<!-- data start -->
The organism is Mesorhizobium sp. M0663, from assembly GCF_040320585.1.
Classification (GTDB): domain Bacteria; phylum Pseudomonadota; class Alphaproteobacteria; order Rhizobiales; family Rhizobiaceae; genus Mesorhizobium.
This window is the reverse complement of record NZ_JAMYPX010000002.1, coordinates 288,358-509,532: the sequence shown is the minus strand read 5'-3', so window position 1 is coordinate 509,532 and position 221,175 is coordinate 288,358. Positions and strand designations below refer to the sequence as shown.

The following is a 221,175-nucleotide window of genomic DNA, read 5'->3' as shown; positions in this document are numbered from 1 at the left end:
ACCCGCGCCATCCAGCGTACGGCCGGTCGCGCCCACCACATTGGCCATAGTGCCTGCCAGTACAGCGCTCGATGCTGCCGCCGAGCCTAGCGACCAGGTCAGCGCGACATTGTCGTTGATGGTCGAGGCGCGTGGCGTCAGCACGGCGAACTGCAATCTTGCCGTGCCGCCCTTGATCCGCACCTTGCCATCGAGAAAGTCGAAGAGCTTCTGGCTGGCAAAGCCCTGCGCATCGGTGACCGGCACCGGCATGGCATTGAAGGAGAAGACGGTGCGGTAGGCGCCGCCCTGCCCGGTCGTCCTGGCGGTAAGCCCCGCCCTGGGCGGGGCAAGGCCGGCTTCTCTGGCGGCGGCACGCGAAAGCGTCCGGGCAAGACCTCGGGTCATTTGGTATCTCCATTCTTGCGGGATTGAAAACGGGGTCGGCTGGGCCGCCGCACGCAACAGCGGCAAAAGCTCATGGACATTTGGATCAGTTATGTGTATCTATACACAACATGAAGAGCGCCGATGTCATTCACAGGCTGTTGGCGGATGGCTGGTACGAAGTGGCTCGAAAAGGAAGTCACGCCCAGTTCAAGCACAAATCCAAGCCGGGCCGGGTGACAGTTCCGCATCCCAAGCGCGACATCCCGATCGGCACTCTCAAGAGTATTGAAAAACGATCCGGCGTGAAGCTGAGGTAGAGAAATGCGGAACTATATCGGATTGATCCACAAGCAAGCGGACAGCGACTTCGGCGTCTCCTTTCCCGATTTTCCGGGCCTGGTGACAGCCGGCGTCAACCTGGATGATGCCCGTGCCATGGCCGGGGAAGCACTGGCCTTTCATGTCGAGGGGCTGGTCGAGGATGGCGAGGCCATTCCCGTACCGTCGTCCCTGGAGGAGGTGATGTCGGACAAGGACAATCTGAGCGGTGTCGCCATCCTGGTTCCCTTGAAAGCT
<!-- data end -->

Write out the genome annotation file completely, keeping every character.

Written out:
The organism is Mesorhizobium sp. M0663, from assembly GCF_040320585.1.
Classification (GTDB): domain Bacteria; phylum Pseudomonadota; class Alphaproteobacteria; order Rhizobiales; family Rhizobiaceae; genus Mesorhizobium.
This window is the reverse complement of record NZ_JAMYPX010000002.1, coordinates 288,358-509,532: the sequence shown is the minus strand read 5'-3', so window position 1 is coordinate 509,532 and position 221,175 is coordinate 288,358. Positions and strand designations below refer to the sequence as shown.

The following is a 221,175-nucleotide window of genomic DNA, read 5'->3' as shown; positions in this document are numbered from 1 at the left end:
ACCCGCGCCATCCAGCGTACGGCCGGTCGCGCCCACCACATTGGCCATAGTGCCTGCCAGTACAGCGCTCGATGCTGCCGCCGAGCCTAGCGACCAGGTCAGCGCGACATTGTCGTTGATGGTCGAGGCGCGTGGCGTCAGCACGGCGAACTGCAATCTTGCCGTGCCGCCCTTGATCCGCACCTTGCCATCGAGAAAGTCGAAGAGCTTCTGGCTGGCAAAGCCCTGCGCATCGGTGACCGGCACCGGCATGGCATTGAAGGAGAAGACGGTGCGGTAGGCGCCGCCCTGCCCGGTCGTCCTGGCGGTAAGCCCCGCCCTGGGCGGGGCAAGGCCGGCTTCTCTGGCGGCGGCACGCGAAAGCGTCCGGGCAAGACCTCGGGTCATTTGGTATCTCCATTCTTGCGGGATTGAAAACGGGGTCGGCTGGGCCGCCGCACGCAACAGCGGCAAAAGCTCATGGACATTTGGATCAGTTATGTGTATCTATACACAACATGAAGAGCGCCGATGTCATTCACAGGCTGTTGGCGGATGGCTGGTACGAAGTGGCTCGAAAAGGAAGTCACGCCCAGTTCAAGCACAAATCCAAGCCGGGCCGGGTGACAGTTCCGCATCCCAAGCGCGACATCCCGATCGGCACTCTCAAGAGTATTGAAAAACGATCCGGCGTGAAGCTGAGGTAGAGAAATGCGGAACTATATCGGATTGATCCACAAGCAAGCGGACAGCGACTTCGGCGTCTCCTTTCCCGATTTTCCGGGCCTGGTGACAGCCGGCGTCAACCTGGATGATGCCCGTGCCATGGCCGGGGAAGCACTGGCCTTTCATGTCGAGGGGCTGGTCGAGGATGGCGAGGCCATTCCCGTACCGTCGTCCCTGGAGGAGGTGATGTCGGACAAGGACAATCTGAGCGGTGTCGCCATCCTGGTTCCCTTGAAAGCT